A tournament intended to celebrate all things African ended up as a celebration of all things Australian.
There was a sense of anti-climax as Ricky Ponting's men swept all before them to become the first side ever to go through a World Cup undefeated.
At least, after the arguments over which sides deserved to reach the later stages, organisers got a final involving the best team and the best-supported team in the world.
After the excitement of the opening match, though, close games could be counted on the fingers of a single hand.
Even though Australia were rarely close to defeat, it was exhilarating to witness their progression through the tournament.
But the enjoyment to be had, in sporting near-perfection, was not enough to paper completely over the cracks apparent in the eighth ICC showpiece.
A 54-game tournament seemed stretched to snapping point with three former champions knocked out in the first round.
Kenya's achievement in reaching the semi-finals cannot be over-stated.
The East Africans beat three Test-playing nations along the way and gave a far-from-easy ride to both of the finalists.
But they lacked the mass appeal that Pakistan, England or West Indies would have brought to the final stages.
Australia showed there could be no off-field excuses for not going the whole way, but fans in England, the Caribbean and at home in South Africa could all be forgiven a good whinge.
Debates over the staging of matches in Zimbabwe clouded the start of the tournament, and especially England's participation in it.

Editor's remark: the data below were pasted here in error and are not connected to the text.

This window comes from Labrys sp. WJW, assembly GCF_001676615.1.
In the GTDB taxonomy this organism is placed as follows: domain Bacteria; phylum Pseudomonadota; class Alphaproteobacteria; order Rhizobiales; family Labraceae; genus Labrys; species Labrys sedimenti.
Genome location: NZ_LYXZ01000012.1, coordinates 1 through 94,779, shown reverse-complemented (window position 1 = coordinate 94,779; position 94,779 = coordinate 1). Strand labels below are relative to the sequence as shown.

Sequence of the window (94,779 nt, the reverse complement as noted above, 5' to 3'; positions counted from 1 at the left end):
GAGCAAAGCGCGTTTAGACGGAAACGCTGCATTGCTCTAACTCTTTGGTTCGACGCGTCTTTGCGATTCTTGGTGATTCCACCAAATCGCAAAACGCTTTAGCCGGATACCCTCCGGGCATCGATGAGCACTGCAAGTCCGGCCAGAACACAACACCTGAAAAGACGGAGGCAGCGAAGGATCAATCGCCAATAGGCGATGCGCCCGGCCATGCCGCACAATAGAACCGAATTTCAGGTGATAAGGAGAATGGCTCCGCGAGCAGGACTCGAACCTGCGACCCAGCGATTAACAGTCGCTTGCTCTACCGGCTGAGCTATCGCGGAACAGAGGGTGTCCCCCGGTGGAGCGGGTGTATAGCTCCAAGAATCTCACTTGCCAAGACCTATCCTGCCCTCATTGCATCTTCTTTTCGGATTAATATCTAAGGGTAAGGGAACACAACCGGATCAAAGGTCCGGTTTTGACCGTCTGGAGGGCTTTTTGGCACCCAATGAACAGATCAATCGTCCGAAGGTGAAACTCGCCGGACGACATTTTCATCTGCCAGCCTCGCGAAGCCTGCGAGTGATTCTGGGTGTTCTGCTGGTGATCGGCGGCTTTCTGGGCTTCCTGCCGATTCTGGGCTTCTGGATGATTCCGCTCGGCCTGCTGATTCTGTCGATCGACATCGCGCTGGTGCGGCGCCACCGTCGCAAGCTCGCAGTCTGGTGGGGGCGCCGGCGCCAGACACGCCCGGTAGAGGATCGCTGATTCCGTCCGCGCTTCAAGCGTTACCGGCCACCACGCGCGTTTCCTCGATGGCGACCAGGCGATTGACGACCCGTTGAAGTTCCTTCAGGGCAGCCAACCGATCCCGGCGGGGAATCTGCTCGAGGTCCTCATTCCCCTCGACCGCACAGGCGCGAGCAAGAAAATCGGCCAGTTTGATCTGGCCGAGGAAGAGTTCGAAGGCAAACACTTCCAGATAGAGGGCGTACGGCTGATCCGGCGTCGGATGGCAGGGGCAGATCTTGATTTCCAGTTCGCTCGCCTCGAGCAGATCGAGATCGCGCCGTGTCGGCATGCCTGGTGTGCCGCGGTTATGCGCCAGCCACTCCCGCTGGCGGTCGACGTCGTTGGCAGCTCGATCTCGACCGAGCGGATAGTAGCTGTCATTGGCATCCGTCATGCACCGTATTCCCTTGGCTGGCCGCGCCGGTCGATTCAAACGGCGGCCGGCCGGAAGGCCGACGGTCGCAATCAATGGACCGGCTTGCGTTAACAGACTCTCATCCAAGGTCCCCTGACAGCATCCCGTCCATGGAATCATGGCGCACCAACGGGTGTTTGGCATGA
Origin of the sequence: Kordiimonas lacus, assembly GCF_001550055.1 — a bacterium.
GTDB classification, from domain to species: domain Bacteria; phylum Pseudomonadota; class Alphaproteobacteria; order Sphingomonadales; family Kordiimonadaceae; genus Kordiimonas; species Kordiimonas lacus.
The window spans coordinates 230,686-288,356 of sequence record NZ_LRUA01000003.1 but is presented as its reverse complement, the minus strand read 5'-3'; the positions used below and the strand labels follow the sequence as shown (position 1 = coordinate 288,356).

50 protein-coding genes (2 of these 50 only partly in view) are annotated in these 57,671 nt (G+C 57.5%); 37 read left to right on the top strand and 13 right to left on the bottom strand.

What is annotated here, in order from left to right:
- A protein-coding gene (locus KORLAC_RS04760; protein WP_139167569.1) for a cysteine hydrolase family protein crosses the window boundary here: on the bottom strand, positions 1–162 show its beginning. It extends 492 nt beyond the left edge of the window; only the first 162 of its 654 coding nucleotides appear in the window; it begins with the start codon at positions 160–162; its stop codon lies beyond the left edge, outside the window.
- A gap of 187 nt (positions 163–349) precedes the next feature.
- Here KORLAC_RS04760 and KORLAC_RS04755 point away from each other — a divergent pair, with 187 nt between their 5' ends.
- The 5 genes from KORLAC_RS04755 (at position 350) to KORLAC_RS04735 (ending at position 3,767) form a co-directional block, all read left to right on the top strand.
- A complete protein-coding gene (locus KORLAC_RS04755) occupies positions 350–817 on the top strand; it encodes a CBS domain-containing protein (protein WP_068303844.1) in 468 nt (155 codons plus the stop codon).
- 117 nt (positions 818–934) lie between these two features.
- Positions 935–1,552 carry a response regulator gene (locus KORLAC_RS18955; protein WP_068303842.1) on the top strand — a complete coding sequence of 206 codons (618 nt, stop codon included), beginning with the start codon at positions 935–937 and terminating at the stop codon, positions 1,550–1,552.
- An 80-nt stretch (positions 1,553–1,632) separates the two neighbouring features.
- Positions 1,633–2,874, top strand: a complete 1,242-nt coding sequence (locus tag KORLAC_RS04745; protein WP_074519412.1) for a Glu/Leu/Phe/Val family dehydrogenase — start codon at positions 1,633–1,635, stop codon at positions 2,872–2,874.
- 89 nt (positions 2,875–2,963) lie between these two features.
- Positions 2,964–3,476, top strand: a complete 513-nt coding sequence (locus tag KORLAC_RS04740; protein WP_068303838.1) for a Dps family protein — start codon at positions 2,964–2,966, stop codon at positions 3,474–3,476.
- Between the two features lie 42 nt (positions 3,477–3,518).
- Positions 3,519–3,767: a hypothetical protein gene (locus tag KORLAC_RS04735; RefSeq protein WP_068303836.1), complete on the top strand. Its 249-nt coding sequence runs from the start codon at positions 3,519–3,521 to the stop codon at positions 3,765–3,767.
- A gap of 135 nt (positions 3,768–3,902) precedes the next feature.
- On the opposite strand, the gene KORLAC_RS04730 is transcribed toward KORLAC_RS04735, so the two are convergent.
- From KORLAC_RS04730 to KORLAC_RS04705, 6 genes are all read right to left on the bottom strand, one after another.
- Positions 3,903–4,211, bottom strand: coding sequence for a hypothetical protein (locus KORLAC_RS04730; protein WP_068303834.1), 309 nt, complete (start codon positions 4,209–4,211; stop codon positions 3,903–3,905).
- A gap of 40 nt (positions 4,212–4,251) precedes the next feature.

Whatever the rights or wrongs of teams playing in Harare and Bulawayo, most felt players should never have been forced to worry over the issue in the first place.
Bad weather, and how to deal with it, is always a contentious issue when there is everything at stake.
West Indies were effectively robbed of a Super Six place by the bad weather that washed out their match against Bangladesh.
But those who criticised the lack of a reserve day for all group matches failed to consider the equally-chaotic possibilities if teams' schedules had been thrown haywire.
South Africa only had themselves to blame for the miscommunication which led to their tied match with Sri Lanka, and another heart-breaking World Cup exit.
But it was still a shame the Rainbow Nation did not get the chance to cheer their side through the second round.
That second round brought a fortnight of limbo, when teams went through the motions knowing already who was most likely to reach the semi-finals.
In a revision to the Super Six of four years ago, teams carried through a point for each first round win over non-qualifiers, making Australia, India and Kenya almost certain to progress.
Only New Zealand, their own campaign blighted by the forfeited match in Nairobi, were mourned as casualties of the second round.
Super Six may be consigned to history before 2007, when 16 teams could be involved and there will be even more organisational headaches as the tournament is spread throughout the Caribbean.
But it is the intensity of battle, rather than the actions of the authorities, which determines how long a World Cup will last in the memory.
CWC 2003 was hardest hit by the failure of any side to come close to stopping the Australian juggernaut.